Correlation Analysis of Reward Modulation in Motor Cortex of Nonhuman Primates

dc.contributor.advisorFrancis, Joseph T.
dc.contributor.committeeMemberInce, Nuri F.
dc.contributor.committeeMemberZhang, Yingchun
dc.creatorMoore, Brittany
dc.date.accessioned2019-05-23T13:20:52Z
dc.date.createdAugust 2018
dc.date.issued2018-08
dc.date.submittedAugust 2018
dc.date.updated2019-05-23T13:20:52Z
dc.description.abstractReward modulation is represented in the motor cortex and can be used to implement more accurate decoding models to improve brain machine interfaces. Analyzing the trial-to-trial noise correlations between units in the presence of rewarding and non-rewarding stimuli adds to our understanding of cortical network dynamics and provides a clearer picture of the neural encoding involved in reward. Using Pearson’s correlation coefficient to measure shared variability between units indicates significantly higher noise correlation in non-rewarding trials. This pattern is evident in multiple NHPs during both manual tasks and action observation. The isolation of reward discriminatory units demonstrates similar changes in correlation, further supporting the hypothesis that correlation affects encoding accuracy and can be used as a tool in interpreting modulatory neural responses.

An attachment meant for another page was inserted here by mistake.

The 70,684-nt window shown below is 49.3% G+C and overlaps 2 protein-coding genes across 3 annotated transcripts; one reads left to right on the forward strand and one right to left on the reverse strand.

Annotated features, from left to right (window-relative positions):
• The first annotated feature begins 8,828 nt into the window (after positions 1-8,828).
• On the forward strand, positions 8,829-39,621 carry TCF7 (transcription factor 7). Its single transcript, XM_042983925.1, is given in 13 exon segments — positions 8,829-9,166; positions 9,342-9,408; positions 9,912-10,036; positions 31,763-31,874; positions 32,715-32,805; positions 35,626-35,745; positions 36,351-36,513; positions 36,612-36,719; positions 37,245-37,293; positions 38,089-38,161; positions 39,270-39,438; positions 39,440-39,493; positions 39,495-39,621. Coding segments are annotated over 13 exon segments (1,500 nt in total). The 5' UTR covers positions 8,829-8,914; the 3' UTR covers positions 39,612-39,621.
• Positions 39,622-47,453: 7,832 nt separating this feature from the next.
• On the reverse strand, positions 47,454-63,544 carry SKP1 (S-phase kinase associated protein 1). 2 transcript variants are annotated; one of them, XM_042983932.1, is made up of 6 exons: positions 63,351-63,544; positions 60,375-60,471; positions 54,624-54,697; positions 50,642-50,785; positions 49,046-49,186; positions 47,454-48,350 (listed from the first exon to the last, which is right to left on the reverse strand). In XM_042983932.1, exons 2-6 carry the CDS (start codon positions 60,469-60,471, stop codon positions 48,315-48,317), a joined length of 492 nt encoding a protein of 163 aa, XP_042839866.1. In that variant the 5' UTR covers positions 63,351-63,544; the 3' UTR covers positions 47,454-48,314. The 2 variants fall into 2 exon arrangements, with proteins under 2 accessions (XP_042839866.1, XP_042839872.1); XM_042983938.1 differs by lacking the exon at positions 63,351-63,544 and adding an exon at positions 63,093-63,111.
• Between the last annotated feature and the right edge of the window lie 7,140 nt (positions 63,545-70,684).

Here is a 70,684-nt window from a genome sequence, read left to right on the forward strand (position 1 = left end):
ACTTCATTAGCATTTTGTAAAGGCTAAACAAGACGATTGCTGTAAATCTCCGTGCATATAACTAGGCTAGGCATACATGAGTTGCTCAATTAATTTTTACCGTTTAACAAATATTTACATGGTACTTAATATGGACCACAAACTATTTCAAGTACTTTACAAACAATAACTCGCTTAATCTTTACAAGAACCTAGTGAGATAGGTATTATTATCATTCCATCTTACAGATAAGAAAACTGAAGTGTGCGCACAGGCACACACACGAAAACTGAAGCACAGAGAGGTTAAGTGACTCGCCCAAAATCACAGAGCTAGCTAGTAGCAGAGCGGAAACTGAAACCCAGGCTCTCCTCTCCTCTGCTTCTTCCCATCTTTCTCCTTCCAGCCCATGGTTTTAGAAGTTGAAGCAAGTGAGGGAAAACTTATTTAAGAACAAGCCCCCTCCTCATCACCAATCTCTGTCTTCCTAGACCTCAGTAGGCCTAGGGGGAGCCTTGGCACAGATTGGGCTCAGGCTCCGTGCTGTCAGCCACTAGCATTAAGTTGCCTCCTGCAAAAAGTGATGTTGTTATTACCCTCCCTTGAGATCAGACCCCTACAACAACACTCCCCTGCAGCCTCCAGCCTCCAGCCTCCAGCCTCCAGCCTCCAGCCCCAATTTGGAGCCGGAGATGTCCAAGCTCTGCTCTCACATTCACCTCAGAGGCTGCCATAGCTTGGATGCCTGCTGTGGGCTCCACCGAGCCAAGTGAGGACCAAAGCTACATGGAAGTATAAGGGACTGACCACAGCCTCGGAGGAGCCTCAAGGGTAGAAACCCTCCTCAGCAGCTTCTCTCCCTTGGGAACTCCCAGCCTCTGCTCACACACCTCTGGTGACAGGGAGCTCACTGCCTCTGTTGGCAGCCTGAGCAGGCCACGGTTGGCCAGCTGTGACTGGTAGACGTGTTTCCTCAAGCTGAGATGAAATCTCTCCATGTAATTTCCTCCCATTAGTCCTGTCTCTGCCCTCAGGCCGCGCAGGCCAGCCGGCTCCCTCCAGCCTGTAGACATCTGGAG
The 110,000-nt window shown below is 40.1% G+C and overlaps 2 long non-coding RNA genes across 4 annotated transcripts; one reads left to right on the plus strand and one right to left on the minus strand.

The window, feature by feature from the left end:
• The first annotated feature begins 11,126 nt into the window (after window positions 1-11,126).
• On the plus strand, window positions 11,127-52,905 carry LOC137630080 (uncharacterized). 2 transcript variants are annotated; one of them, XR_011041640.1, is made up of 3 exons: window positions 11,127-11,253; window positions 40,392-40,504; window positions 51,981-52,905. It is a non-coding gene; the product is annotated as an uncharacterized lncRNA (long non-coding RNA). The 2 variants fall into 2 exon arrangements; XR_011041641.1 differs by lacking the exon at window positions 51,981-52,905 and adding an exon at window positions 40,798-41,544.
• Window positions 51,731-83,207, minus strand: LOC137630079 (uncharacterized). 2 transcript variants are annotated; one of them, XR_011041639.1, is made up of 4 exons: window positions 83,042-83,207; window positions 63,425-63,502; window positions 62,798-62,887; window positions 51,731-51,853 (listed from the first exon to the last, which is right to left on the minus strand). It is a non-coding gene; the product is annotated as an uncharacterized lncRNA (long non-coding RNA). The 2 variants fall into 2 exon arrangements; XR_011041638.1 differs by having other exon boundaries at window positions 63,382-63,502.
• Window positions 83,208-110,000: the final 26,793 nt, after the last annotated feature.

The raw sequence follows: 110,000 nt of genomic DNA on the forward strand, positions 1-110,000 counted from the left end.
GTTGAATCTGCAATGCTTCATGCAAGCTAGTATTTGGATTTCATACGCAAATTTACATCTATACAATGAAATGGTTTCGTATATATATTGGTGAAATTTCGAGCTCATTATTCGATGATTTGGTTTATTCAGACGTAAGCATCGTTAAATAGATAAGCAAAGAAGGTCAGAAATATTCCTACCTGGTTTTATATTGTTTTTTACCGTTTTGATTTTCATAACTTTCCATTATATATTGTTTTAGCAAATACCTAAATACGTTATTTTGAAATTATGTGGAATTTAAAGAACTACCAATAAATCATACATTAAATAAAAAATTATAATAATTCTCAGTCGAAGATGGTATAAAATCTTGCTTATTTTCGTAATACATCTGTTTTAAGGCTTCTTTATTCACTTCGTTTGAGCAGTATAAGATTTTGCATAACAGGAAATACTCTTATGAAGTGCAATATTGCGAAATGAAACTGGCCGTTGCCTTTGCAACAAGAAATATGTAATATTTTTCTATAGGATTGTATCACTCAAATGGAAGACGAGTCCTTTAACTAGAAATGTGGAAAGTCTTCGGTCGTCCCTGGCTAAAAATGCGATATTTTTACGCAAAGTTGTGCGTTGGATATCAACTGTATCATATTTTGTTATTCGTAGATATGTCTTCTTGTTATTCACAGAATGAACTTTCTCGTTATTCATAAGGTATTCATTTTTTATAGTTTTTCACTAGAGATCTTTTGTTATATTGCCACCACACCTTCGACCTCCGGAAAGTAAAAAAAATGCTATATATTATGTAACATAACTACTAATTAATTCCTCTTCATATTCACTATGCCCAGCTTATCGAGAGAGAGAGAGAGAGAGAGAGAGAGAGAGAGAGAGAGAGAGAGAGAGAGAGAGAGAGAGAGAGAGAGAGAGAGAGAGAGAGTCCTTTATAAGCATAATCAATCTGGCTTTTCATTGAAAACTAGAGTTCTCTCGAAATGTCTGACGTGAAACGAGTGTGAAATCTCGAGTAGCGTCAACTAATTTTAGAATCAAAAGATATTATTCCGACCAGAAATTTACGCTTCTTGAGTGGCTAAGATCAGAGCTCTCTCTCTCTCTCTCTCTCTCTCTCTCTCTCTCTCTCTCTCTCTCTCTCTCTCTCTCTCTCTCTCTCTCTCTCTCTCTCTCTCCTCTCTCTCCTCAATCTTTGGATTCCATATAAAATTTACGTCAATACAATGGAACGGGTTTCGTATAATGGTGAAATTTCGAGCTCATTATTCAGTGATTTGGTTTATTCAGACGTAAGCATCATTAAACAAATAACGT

dc.description.departmentBiomedical Engineering, Department of
dc.format.digitalOriginborn digital
dc.format.mimetypeapplication/pdf
dc.identifier.urihttps://hdl.handle.net/10657/3964
dc.language.isoeng
dc.rightsThe author of this work is the copyright owner. UH Libraries and the Texas Digital Library have their permission to store and provide access to this work. Further transmission, reproduction, or presentation of this work is prohibited except with permission of the author(s).
dc.subjectNoise correlation
dc.subjectRewards
dc.subjectMotor cortex
dc.subjectMotor functions
dc.titleCorrelation Analysis of Reward Modulation in Motor Cortex of Nonhuman Primates
dc.type.dcmiText
dc.type.genreThesis
local.embargo.lift2020-08-01
local.embargo.terms2020-08-01
thesis.degree.collegeCullen College of Engineering
thesis.degree.departmentBiomedical Engineering, Department of
thesis.degree.disciplineBiomedical Engineering
thesis.degree.grantorUniversity of Houston
thesis.degree.levelMasters
thesis.degree.nameMaster of Science in Biomedical Engineering

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